3. Getting Out More: The best way to become inspired is to get out there and see and experience life, to meet new people and to see new things. To that end, there will be many more road trips and little excursions for me this year. This will also mean not being tied to the computer and social media all the time, so if I'm not replying to you the second you message me, it's okay, I'll get back to you, I just choose to spend more time in the real as opposed to the virtual world.
4. More Shows: Along the same lines, I, along with my management team, will be working toward getting my work out there more by doing/participating in more shows. This will be a huge focus area for this year, so stay tuned, I may be coming to a city near you very soon. As always, dates and details will be announced as they become available.
So, really, I'm not changing much of anything. I'm going to do more of what I've been doing, and I'm still not doing the things I don't want to do. So, I guess the only resolutions I really have are to continue being me and to continue painting and having fun.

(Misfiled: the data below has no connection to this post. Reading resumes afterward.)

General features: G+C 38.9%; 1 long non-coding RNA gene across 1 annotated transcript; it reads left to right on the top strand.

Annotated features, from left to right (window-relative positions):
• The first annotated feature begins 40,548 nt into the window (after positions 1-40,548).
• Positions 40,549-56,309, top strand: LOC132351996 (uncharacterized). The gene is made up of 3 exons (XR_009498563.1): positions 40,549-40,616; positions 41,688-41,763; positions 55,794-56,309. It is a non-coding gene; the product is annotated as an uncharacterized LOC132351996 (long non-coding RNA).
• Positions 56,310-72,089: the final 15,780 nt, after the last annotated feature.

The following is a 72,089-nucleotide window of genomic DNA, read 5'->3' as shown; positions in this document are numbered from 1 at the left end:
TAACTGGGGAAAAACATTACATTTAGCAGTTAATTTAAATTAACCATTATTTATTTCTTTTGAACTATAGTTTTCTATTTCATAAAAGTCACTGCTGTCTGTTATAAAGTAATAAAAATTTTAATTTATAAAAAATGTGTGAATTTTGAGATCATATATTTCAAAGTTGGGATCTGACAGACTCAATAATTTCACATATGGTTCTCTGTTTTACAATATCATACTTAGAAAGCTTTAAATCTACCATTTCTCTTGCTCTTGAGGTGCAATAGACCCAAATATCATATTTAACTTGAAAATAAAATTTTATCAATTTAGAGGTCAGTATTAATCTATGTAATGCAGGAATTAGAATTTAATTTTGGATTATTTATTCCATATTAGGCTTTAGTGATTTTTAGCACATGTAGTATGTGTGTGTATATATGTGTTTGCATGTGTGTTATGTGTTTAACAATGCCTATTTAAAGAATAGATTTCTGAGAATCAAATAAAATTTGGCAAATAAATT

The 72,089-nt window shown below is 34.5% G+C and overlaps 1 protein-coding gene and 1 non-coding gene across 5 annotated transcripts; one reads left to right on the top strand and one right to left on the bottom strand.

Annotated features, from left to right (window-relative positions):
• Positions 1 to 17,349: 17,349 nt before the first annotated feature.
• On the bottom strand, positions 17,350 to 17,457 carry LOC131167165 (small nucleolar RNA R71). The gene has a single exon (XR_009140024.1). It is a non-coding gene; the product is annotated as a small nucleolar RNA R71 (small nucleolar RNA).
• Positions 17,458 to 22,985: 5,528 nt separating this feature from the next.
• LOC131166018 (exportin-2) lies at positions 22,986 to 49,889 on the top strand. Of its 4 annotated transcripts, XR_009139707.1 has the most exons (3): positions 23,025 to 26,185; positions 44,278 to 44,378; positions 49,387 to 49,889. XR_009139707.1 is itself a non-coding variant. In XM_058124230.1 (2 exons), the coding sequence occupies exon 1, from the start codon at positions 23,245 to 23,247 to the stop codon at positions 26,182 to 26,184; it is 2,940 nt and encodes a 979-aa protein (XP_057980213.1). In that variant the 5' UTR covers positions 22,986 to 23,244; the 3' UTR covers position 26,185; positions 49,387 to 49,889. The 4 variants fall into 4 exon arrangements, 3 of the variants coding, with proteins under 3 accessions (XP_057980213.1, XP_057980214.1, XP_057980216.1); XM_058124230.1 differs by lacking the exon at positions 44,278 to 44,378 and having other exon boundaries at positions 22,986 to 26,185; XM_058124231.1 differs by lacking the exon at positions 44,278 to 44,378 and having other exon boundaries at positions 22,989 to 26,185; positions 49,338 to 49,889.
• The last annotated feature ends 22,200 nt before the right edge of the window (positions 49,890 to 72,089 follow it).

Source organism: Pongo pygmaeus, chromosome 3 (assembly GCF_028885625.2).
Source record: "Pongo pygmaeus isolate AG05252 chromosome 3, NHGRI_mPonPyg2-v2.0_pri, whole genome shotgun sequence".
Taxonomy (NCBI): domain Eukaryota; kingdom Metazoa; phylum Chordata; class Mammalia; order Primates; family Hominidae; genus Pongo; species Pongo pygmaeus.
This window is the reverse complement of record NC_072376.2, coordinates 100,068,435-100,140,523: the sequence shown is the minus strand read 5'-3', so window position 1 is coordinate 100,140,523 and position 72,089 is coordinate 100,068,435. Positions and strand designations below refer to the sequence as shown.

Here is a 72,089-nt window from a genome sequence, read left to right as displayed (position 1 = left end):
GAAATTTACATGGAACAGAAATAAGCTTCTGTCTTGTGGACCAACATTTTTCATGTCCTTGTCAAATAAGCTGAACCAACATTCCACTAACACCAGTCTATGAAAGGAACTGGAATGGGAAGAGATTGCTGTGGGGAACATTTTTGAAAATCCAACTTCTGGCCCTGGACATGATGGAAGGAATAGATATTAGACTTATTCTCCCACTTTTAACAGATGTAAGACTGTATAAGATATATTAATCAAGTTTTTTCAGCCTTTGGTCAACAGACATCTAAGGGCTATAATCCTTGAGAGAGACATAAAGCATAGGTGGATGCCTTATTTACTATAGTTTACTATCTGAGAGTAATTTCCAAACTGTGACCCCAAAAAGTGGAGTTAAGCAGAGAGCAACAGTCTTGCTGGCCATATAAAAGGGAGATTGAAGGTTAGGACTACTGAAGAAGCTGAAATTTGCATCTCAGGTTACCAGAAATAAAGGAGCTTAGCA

Have you ever met someone in passing, or heard a story that just stuck with you? You can't figure out why, but it just does and for some reason, they, or it, have a profound effect on you? Well, that was my day yesterday. We were out doing our usual errands and decided to grab a coffee in the mall. As we sipped our drinks, an older man, likely in his 80's approached, asking if he could sit with us. We agreed, the food court was full and we, the two of us, were seated at a 4 person table. He nodded and sat and of course, as people do, we got to chatting. He seemed so grateful to have some company, like he hadn't spoken to anyone in weeks and this was the highlight of his day. He spoke of his wife, long since deceased and when he did, the mix of profound love and sadness was evident in his face.
I thought about that old guy all day. And when I decided it was time to get to work later in the day, even though I thought I had finally put him out of my mind, he was still there, and as I painted, a story developed in my head. I called the piece Last Stop and the reason for the title will become evident from the story. It's not his story exactly, but it's what came into my mind and out onto the canvas, so I figured I'd share it, what the heck, they say a picture's worth a thousand words, so let's have a go: